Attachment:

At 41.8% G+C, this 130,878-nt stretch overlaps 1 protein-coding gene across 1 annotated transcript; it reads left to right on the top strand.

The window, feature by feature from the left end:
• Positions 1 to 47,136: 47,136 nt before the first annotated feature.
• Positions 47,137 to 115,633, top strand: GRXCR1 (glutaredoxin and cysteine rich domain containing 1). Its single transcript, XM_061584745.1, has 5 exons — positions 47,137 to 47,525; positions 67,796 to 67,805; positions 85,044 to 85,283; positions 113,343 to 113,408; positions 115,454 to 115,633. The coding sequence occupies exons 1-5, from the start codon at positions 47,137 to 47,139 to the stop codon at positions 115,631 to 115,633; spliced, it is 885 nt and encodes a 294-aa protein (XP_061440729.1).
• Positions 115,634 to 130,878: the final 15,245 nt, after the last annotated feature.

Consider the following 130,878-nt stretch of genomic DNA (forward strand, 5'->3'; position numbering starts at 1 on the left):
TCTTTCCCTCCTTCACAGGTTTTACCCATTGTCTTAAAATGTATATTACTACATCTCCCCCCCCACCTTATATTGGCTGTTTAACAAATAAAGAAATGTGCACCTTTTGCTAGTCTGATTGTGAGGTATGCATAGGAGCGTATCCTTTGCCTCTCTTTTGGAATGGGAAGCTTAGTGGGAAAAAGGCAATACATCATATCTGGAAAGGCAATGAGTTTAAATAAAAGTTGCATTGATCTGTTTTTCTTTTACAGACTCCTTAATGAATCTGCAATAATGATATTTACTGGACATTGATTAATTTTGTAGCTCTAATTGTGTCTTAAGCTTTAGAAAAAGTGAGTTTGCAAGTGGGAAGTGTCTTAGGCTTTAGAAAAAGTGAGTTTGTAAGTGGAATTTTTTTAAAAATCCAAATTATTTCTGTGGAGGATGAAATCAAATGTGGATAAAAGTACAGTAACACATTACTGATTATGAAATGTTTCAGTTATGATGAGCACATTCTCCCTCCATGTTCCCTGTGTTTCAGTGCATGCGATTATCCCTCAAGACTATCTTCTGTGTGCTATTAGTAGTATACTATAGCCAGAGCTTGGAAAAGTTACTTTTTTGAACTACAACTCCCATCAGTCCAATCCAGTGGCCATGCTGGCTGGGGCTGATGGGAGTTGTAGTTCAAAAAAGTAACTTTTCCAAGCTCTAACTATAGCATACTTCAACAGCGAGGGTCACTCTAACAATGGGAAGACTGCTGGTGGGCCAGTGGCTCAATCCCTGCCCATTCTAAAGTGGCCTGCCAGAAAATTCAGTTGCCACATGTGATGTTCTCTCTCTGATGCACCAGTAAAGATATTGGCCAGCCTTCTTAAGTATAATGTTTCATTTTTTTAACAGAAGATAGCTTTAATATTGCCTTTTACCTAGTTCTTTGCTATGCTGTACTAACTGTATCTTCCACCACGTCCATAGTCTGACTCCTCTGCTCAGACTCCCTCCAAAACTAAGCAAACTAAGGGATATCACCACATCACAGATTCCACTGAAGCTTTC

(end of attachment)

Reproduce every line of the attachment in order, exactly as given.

At 41.8% G+C, this 130,878-nt stretch overlaps 1 protein-coding gene across 1 annotated transcript; it reads left to right on the top strand.

The window, feature by feature from the left end:
• Positions 1 to 47,136: 47,136 nt before the first annotated feature.
• Positions 47,137 to 115,633, top strand: GRXCR1 (glutaredoxin and cysteine rich domain containing 1). Its single transcript, XM_061584745.1, has 5 exons — positions 47,137 to 47,525; positions 67,796 to 67,805; positions 85,044 to 85,283; positions 113,343 to 113,408; positions 115,454 to 115,633. The coding sequence occupies exons 1-5, from the start codon at positions 47,137 to 47,139 to the stop codon at positions 115,631 to 115,633; spliced, it is 885 nt and encodes a 294-aa protein (XP_061440729.1).
• Positions 115,634 to 130,878: the final 15,245 nt, after the last annotated feature.

Consider the following 130,878-nt stretch of genomic DNA (forward strand, 5'->3'; position numbering starts at 1 on the left):
TCTTTCCCTCCTTCACAGGTTTTACCCATTGTCTTAAAATGTATATTACTACATCTCCCCCCCCACCTTATATTGGCTGTTTAACAAATAAAGAAATGTGCACCTTTTGCTAGTCTGATTGTGAGGTATGCATAGGAGCGTATCCTTTGCCTCTCTTTTGGAATGGGAAGCTTAGTGGGAAAAAGGCAATACATCATATCTGGAAAGGCAATGAGTTTAAATAAAAGTTGCATTGATCTGTTTTTCTTTTACAGACTCCTTAATGAATCTGCAATAATGATATTTACTGGACATTGATTAATTTTGTAGCTCTAATTGTGTCTTAAGCTTTAGAAAAAGTGAGTTTGCAAGTGGGAAGTGTCTTAGGCTTTAGAAAAAGTGAGTTTGTAAGTGGAATTTTTTTAAAAATCCAAATTATTTCTGTGGAGGATGAAATCAAATGTGGATAAAAGTACAGTAACACATTACTGATTATGAAATGTTTCAGTTATGATGAGCACATTCTCCCTCCATGTTCCCTGTGTTTCAGTGCATGCGATTATCCCTCAAGACTATCTTCTGTGTGCTATTAGTAGTATACTATAGCCAGAGCTTGGAAAAGTTACTTTTTTGAACTACAACTCCCATCAGTCCAATCCAGTGGCCATGCTGGCTGGGGCTGATGGGAGTTGTAGTTCAAAAAAGTAACTTTTCCAAGCTCTAACTATAGCATACTTCAACAGCGAGGGTCACTCTAACAATGGGAAGACTGCTGGTGGGCCAGTGGCTCAATCCCTGCCCATTCTAAAGTGGCCTGCCAGAAAATTCAGTTGCCACATGTGATGTTCTCTCTCTGATGCACCAGTAAAGATATTGGCCAGCCTTCTTAAGTATAATGTTTCATTTTTTTAACAGAAGATAGCTTTAATATTGCCTTTTACCTAGTTCTTTGCTATGCTGTACTAACTGTATCTTCCACCACGTCCATAGTCTGACTCCTCTGCTCAGACTCCCTCCAAAACTAAGCAAACTAAGGGATATCACCACATCACAGATTCCACTGAAGCTTTC